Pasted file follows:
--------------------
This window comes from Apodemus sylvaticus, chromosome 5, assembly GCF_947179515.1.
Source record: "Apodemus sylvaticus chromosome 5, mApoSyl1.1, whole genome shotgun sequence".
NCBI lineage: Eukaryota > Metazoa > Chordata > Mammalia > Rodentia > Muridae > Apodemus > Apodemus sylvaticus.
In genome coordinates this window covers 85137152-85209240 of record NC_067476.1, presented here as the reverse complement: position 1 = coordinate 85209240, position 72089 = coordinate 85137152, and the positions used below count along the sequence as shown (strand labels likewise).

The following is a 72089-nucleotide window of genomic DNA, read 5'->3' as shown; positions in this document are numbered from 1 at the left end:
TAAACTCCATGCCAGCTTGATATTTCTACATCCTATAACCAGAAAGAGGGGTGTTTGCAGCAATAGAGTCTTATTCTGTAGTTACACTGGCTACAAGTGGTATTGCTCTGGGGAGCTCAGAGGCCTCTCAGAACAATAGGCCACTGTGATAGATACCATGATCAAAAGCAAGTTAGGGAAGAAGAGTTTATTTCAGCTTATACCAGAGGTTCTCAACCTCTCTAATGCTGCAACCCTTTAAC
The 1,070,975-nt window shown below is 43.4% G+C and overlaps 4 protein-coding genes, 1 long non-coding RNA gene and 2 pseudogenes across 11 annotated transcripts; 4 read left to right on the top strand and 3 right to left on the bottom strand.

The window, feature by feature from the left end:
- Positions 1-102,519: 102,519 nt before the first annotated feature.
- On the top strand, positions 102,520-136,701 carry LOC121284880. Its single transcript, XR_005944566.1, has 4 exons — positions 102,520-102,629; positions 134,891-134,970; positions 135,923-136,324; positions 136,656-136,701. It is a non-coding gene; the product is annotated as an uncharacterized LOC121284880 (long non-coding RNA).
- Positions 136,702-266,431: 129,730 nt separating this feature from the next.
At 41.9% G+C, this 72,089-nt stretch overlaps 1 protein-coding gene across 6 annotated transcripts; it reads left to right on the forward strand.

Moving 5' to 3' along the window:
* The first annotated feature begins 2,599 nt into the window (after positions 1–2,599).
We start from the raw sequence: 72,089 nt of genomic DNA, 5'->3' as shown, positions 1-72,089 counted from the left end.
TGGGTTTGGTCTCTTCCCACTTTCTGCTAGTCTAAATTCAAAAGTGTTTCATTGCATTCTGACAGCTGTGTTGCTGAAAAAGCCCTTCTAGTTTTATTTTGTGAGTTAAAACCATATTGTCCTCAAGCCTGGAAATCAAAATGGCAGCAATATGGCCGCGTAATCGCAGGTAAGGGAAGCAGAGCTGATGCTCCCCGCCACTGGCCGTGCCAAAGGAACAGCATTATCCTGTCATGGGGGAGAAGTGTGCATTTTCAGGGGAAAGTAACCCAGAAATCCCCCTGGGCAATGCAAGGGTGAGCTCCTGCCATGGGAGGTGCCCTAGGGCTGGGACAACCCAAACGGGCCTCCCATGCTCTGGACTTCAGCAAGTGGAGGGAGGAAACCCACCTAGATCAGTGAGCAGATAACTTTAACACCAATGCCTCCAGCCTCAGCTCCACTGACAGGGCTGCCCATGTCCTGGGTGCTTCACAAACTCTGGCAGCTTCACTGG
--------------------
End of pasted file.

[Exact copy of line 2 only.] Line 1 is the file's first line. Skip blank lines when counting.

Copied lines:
Source record: "Apodemus sylvaticus chromosome 5, mApoSyl1.1, whole genome shotgun sequence".